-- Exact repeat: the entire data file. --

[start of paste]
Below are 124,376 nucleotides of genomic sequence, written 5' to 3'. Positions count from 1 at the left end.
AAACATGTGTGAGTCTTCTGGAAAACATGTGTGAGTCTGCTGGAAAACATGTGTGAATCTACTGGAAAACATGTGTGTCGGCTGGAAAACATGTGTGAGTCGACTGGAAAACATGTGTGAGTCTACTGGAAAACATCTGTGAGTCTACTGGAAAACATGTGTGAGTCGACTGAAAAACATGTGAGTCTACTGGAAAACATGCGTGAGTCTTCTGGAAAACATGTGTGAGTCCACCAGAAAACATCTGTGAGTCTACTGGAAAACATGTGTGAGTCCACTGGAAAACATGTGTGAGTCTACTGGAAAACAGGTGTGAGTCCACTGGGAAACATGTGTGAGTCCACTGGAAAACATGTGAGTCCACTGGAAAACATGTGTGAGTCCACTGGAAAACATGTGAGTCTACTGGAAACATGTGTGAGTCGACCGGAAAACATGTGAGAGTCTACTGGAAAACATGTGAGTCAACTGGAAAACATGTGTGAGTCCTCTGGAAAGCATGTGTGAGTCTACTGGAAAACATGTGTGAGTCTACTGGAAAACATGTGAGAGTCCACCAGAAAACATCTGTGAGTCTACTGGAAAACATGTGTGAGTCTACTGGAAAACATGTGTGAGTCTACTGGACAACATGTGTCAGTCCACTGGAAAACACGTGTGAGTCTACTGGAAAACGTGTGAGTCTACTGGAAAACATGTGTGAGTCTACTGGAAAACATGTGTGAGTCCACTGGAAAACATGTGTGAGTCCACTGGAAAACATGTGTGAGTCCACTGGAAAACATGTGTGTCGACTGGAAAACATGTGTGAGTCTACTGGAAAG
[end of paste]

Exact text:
Below are 124,376 nucleotides of genomic sequence, written 5' to 3'. Positions count from 1 at the left end.
AAACATGTGTGAGTCTTCTGGAAAACATGTGTGAGTCTGCTGGAAAACATGTGTGAATCTACTGGAAAACATGTGTGTCGGCTGGAAAACATGTGTGAGTCGACTGGAAAACATGTGTGAGTCTACTGGAAAACATCTGTGAGTCTACTGGAAAACATGTGTGAGTCGACTGAAAAACATGTGAGTCTACTGGAAAACATGCGTGAGTCTTCTGGAAAACATGTGTGAGTCCACCAGAAAACATCTGTGAGTCTACTGGAAAACATGTGTGAGTCCACTGGAAAACATGTGTGAGTCTACTGGAAAACAGGTGTGAGTCCACTGGGAAACATGTGTGAGTCCACTGGAAAACATGTGAGTCCACTGGAAAACATGTGTGAGTCCACTGGAAAACATGTGAGTCTACTGGAAACATGTGTGAGTCGACCGGAAAACATGTGAGAGTCTACTGGAAAACATGTGAGTCAACTGGAAAACATGTGTGAGTCCTCTGGAAAGCATGTGTGAGTCTACTGGAAAACATGTGTGAGTCTACTGGAAAACATGTGAGAGTCCACCAGAAAACATCTGTGAGTCTACTGGAAAACATGTGTGAGTCTACTGGAAAACATGTGTGAGTCTACTGGACAACATGTGTCAGTCCACTGGAAAACACGTGTGAGTCTACTGGAAAACGTGTGAGTCTACTGGAAAACATGTGTGAGTCTACTGGAAAACATGTGTGAGTCCACTGGAAAACATGTGTGAGTCCACTGGAAAACATGTGTGAGTCCACTGGAAAACATGTGTGTCGACTGGAAAACATGTGTGAGTCTACTGGAAAG